Monday, January 9, 2012


So. D&D Fifth Edition is announced. Now what?

At this point, we know nothing about the actual game – it’s way too early in development – but its design process sure looks interesting. They want feedback from the community, and will start an open playtest sometime this spring. I definitely intend to participate, and post my opinions on the process on this blog. That said… I don’t really know if I’ll make the switch to the new game.

As you may have guessed by now, I’m in love with D&D 4E. It is by no means a perfect game (I wouldn’t be able to write as much about how to fix it, if it were!), but it is the closest thing I’ve found. It has an amazing tactical combat system, a solid rules framework, and requires an extremely low amount of effort from the DM. It has been a live game with regular updates, fixing most of the broken stuff, and overall polishing the engine. It is quite easy to generate house rules and new content for it. And it’s FUN.

On the other hand, it can’t be said that 4E has been a rousing success, from a business perspective. I wouldn’t call it a straight failure, either, but it’s clear that it has not lived up to the high standards that should be expected from a brand as strong as Dungeons & Dragons. The strong reaction against 4E from a significant portion of the D&D community, which eventually led to the huge success of Pathfinder RPG (an independent D&D 3.5 spinoff which has reportedly overtaken D&D in sales over the last year) was a big hit against it. Also, the controversial semi-reset of the edition brought by the D&D Essentials line by the end of 2010 (barely 2 years after the game had come out) was a sign that something was off – and an attempt to turn the tables which didn’t work out all that well.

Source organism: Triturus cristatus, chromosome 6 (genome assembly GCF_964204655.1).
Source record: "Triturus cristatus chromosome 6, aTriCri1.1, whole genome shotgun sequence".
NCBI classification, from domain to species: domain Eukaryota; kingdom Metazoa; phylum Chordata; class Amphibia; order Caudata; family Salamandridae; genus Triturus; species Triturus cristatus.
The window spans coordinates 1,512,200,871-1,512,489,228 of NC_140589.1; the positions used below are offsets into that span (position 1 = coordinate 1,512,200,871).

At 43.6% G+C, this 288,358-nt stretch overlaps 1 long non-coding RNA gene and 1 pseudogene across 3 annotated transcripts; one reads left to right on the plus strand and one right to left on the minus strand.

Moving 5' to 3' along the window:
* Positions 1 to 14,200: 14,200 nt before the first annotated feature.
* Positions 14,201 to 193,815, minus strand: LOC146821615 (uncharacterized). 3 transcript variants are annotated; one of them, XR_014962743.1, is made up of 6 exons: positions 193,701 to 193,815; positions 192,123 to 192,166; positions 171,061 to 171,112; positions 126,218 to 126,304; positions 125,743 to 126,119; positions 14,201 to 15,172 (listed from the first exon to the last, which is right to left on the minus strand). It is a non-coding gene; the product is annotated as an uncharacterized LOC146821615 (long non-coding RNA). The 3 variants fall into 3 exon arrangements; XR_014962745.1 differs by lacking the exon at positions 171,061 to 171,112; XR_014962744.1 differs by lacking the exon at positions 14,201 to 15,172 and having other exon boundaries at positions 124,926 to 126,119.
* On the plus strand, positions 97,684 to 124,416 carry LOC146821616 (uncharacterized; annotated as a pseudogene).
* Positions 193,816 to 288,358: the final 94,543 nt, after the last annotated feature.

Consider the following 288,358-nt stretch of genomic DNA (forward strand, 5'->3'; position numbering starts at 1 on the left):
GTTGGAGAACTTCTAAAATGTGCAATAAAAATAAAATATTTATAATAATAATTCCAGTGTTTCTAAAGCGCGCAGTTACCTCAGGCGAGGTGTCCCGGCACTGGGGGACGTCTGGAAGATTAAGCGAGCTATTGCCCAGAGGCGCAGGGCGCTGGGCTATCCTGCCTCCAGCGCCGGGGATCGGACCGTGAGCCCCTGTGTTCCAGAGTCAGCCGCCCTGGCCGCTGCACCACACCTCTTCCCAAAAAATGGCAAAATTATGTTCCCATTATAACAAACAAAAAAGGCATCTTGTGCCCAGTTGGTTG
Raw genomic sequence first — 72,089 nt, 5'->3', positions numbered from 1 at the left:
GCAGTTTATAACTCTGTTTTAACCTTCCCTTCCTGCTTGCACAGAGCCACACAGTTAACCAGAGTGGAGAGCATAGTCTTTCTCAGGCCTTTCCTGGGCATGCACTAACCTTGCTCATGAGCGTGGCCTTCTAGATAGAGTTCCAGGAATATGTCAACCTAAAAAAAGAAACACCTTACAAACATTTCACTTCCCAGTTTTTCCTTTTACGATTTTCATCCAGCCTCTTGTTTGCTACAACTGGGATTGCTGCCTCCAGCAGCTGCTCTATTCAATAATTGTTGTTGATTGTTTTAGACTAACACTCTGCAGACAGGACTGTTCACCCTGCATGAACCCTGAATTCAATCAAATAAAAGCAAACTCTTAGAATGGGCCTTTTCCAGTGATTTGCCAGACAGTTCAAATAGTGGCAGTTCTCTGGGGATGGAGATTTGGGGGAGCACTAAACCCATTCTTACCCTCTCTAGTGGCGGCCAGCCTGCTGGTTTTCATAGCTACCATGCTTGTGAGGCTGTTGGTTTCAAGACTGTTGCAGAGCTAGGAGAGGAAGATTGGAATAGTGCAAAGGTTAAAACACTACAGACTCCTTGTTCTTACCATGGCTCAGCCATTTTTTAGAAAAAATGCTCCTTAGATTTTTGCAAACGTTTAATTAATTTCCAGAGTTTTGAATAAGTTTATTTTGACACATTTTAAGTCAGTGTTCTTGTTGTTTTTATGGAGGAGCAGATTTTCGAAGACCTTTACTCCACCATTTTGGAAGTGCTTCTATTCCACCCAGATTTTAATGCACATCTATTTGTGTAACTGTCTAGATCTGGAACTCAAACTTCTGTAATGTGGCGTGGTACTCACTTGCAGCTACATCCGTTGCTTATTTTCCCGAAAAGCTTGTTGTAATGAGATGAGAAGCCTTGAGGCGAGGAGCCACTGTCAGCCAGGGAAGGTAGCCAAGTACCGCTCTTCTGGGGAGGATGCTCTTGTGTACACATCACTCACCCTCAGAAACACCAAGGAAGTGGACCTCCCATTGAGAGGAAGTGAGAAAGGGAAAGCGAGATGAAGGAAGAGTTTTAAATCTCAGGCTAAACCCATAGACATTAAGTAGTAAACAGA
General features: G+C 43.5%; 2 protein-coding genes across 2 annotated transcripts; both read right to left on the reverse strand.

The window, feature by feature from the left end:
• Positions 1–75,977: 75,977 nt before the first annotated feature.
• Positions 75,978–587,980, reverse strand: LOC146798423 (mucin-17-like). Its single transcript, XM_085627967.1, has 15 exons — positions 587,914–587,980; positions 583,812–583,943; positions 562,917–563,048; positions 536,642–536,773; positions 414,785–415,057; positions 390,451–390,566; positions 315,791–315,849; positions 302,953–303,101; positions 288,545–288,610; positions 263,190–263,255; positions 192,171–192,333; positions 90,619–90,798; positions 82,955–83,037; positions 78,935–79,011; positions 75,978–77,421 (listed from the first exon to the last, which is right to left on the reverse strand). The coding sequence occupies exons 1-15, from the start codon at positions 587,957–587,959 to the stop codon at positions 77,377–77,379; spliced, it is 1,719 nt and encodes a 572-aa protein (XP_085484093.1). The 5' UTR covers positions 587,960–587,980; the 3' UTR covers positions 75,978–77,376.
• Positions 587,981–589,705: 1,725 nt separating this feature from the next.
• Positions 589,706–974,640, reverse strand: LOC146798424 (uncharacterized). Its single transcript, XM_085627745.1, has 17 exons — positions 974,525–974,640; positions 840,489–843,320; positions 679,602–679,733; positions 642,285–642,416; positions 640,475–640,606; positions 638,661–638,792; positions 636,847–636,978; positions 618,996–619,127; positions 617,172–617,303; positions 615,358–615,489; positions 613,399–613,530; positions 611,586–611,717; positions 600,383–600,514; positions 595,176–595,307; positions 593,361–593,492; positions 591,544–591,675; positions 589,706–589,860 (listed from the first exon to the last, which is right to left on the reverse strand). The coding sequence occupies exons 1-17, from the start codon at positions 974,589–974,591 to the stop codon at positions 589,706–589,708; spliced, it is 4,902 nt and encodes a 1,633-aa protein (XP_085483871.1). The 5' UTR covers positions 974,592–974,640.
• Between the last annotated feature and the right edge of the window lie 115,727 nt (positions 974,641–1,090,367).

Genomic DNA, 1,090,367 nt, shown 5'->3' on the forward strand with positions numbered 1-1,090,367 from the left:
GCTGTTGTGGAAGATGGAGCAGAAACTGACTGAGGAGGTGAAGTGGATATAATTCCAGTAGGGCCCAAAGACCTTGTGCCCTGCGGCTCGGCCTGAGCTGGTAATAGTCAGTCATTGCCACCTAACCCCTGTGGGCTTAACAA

In light of this, it’s not surprising that one of the primary goals of D&D 5E will be to regroup this fragmented fanbase. The open playtest (an idea borrowed from Pathfinder’s book, by the way) is a step in this direction, as are most of the ideas and discussion presented on the Legends and Lore column, over at the official D&D site. They want “a game that rises above differences of play styles, campaign settings, and editions, one that takes the fundamental essence of D&D and brings it to the forefront of the game” – but is such a thing really possible? Right now we have three very different kinds of players, between the players of D&D 4E, those of D&D3E/Pathfinder, and the ones that enjoy older editions of D&D or retro-clones. Those groups share in common the love for exploring Dungeons and slaying Dragons, but other than that, their games of choice are quite different from each other. I honestly can’t imagine how a single game could please all of them.

I have a lot of faith in Wizards of the Coast as a company, and in the ability of designers like Mike Mearls to produce great games, and I fully understand the reasoning behind their current design priorities. That said, while I believe that however D&D 5E turns out it will likely be an enjoyable game for me… I suspect I won’t enjoy it as much as 4E.